Inclusion criteria:

  1. 1.

    Age 12–18 years old

  2. 2.

    BMI ≥ 95th percentile for age/sex

  3. 3.

    Total weight fluctuation over past 6 months < 10%

  4. 4.

    HOMA-IR > 3.16

  5. 5.

    Family history of T2DM (first- or second-degree relative)

Exclusion criteria:

  1. 1.

    Current use of insulin or diagnosis of T2DM

  2. 2.

    Systolic or diastolic blood pressure > 99th percentile for age and sex

  3. 3.

    Acute infectious or inflammatory condition over the preceding 1 month; hospitalization > 48 h

  4. 4.

    History of chronic diseases, such as liver, kidney, or inflammatory bowel disease, or neurologic disorders

  5. 5.

    Active malignancy

  6. 6.

    Concomitant use of medication/investigational drug known to affect body weight in the past year

  7. 7.

    Antibiotic use in past 60 days; probiotic and/or prebiotic supplement use in the past 30 days; use of lipid-lowering and anti-inflammatory medication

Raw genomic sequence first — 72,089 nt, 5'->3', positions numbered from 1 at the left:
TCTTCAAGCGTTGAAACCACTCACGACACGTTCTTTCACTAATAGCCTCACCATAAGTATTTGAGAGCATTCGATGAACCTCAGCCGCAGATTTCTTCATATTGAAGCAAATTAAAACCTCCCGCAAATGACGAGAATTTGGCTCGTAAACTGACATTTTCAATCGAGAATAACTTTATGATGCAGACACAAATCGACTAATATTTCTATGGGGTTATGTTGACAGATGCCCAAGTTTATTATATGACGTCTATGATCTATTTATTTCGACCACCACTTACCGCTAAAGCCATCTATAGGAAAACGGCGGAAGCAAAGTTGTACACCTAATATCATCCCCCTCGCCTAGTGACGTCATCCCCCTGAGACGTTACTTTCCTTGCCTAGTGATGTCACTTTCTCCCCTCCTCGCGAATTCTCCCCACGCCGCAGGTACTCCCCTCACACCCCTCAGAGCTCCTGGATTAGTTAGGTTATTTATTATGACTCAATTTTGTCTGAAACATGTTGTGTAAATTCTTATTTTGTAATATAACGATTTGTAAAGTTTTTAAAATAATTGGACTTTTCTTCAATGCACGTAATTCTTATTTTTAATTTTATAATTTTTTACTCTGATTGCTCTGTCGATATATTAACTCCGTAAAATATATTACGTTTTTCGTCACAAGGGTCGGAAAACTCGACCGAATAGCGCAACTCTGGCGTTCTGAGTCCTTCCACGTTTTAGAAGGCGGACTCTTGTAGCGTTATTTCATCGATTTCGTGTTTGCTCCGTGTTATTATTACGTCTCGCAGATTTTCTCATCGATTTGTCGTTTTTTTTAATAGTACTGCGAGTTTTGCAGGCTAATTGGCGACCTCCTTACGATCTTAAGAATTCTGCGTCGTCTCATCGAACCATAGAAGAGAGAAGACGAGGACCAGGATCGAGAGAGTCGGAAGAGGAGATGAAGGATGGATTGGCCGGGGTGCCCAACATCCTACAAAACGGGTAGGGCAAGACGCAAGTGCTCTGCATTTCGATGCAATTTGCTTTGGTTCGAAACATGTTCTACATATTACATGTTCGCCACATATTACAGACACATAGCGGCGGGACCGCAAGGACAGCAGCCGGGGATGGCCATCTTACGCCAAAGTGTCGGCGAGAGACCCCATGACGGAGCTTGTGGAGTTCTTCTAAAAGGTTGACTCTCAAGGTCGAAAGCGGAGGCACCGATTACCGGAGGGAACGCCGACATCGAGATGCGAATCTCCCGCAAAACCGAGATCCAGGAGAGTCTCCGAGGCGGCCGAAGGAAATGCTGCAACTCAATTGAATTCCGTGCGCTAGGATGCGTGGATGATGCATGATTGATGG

Who will take informed consent? {26a}

Written informed consent (from parents/caregivers and participants aged 18 years) and assent (from participants aged 12–17 years) will be obtained from all participants before inclusion by the principal investigator or trained research staff.

Additional consent provisions for collection and use of participant data and biological specimens {26b}

Participants will be asked to provide Optional Specimen Consent to biobank blood and stool samples for future studies yet to be determined. Participants who do not consent for biobanking can still take part in the rest of the study.


Explanation for the choice of comparators {6b}

We postulate that the therapeutic effects of both MET and fermentable fibers are mediated, in part, through diverging effects on the gut microbiome, and that MET plus fiber combination therapy will act synergistically to improve glucose tolerance in adolescents with obesity and IR. By combining MET with fiber, we anticipate that the improvement in IR and BMI will be significantly higher when compared to each monotherapy. A control group without treatment is not included, since a no treatment arm would be unethical for adolescents with obesity and IR.